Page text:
Descent into Depression
In 1971 Gregory Ahongbonon left his home in Benin to settle in the Ivory Coast, a more prosperous country. He began as a tire repairman, and his business quickly became successful. He eventually purchased four taxis, married and fathered six children. Unfortunately his business fell on hard times, and eventually he lost everything he had built. Unable to support his family, Gregory fell into a deep depression, wandering the streets aimlessly. He felt abandoned by the rest of society, and like many who struggle with depression, he thought of suicide. Because of the stigma of mental illness and the lack of psychiatric care, Gregory felt ashamed and alone.
A turning point came when he met a priest who treated him with care and respect, rather than disdain. With this support and the ability to interact with others in a caring community, he came out of his depression with a new mission. He saw people on the street, many engaged in bizarre behavior, who were shunned by society and realized that he could easily have become one of them. He and his wife began to provide food to people on the streets and came to know them as human beings. His reputation spread, and state hospital in Bouake agreed to let him use a piece of their property to set up a shelter for the mentally ill. From this small first step, the St. Camille Association was launched.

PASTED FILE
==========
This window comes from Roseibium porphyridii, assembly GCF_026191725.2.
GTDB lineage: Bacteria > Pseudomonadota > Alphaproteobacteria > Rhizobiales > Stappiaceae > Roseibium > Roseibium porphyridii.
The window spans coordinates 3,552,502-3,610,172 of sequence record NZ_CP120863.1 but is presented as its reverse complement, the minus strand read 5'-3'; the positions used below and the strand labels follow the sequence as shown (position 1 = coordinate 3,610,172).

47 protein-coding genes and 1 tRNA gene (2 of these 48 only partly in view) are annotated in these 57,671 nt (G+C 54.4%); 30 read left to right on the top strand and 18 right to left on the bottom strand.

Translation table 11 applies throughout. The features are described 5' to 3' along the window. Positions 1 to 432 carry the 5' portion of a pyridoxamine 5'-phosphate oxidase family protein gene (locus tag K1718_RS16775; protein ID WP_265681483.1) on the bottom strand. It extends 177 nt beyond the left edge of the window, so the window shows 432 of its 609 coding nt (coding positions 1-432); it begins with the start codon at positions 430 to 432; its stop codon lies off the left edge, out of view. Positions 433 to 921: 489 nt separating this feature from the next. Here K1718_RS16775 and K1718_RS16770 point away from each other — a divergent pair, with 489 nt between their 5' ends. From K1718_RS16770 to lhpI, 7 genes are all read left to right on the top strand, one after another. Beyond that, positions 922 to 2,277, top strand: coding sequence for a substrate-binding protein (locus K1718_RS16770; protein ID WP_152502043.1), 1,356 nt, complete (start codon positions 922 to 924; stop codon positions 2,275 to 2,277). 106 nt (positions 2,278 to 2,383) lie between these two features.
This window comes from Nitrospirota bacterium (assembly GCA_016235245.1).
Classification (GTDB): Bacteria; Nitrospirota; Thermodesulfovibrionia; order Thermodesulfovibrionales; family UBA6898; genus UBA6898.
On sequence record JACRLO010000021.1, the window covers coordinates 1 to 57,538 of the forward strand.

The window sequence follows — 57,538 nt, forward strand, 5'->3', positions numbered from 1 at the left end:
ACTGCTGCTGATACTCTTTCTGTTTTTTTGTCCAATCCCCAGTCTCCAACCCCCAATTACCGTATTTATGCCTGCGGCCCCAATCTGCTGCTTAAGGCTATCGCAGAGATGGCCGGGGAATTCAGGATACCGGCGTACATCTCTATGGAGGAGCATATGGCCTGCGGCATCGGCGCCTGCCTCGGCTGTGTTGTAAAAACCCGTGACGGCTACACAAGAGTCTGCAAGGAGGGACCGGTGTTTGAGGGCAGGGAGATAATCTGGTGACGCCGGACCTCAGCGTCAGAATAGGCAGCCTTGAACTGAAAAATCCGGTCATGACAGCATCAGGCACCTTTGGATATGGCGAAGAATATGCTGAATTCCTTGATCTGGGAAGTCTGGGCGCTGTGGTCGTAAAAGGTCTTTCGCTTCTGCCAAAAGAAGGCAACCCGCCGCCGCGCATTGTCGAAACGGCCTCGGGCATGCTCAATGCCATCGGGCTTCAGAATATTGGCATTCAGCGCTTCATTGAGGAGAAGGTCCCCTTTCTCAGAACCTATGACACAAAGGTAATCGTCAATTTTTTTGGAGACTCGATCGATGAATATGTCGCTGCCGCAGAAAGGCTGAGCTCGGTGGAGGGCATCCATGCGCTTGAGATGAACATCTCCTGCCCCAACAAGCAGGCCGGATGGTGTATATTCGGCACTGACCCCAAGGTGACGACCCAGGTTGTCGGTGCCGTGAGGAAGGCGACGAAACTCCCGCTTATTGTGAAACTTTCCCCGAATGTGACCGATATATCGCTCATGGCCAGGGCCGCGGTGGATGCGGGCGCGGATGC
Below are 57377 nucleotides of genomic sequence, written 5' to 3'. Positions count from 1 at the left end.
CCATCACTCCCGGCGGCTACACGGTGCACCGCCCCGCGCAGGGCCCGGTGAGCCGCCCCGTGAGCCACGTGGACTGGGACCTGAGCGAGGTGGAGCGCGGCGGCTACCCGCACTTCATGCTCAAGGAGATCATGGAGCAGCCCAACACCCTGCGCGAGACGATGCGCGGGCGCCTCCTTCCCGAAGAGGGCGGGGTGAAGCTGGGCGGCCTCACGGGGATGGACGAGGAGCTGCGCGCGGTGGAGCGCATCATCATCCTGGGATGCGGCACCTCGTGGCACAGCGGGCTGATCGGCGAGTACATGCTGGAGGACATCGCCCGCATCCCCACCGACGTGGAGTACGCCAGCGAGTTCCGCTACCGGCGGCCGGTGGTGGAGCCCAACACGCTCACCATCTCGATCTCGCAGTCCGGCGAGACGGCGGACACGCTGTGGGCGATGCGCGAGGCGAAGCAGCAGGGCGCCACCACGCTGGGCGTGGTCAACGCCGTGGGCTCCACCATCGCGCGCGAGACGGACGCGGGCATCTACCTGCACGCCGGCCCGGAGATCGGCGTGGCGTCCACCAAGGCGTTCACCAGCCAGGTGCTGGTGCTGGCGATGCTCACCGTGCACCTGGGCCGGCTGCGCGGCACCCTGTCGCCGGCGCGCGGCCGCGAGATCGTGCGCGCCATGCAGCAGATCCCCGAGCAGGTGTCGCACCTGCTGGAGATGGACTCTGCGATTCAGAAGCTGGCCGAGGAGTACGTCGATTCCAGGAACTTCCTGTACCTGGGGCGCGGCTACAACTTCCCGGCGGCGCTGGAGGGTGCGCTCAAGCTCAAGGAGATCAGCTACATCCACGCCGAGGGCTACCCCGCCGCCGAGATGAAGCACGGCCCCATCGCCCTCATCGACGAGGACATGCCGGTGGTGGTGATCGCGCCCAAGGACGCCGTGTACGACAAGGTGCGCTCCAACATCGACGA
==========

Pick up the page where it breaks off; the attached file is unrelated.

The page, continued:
In a World Health Organization article, Gregory describes his mission:
"My mission is to give dignity back to people with mental disorders, through care, support, and help to reintegrate them back into society. The St Camille Association provides shelter, medical treatment and follow up to people with mental disorders, and helps their social reintegration and rehabilitation through work. Several farms and centres have been created where people with mental disorders can cultivate manioc and other local products, as well as breed chicken, pigs and rabbits. We also try to facilitate the reintegration of people with mental disorders into their village of origin, if they wish to go back."
As St. Camille established treatment centers, Gregory and his team were able to negotiate with families of the mentally ill to remove them from prayer centers where they were chained and offer them medical care, appropriate psychiatric treatment, food and shelter, and support from a caring community. Many recovered patients remain involved as caregivers for the new patients.
Read more about St. Camille’s successes.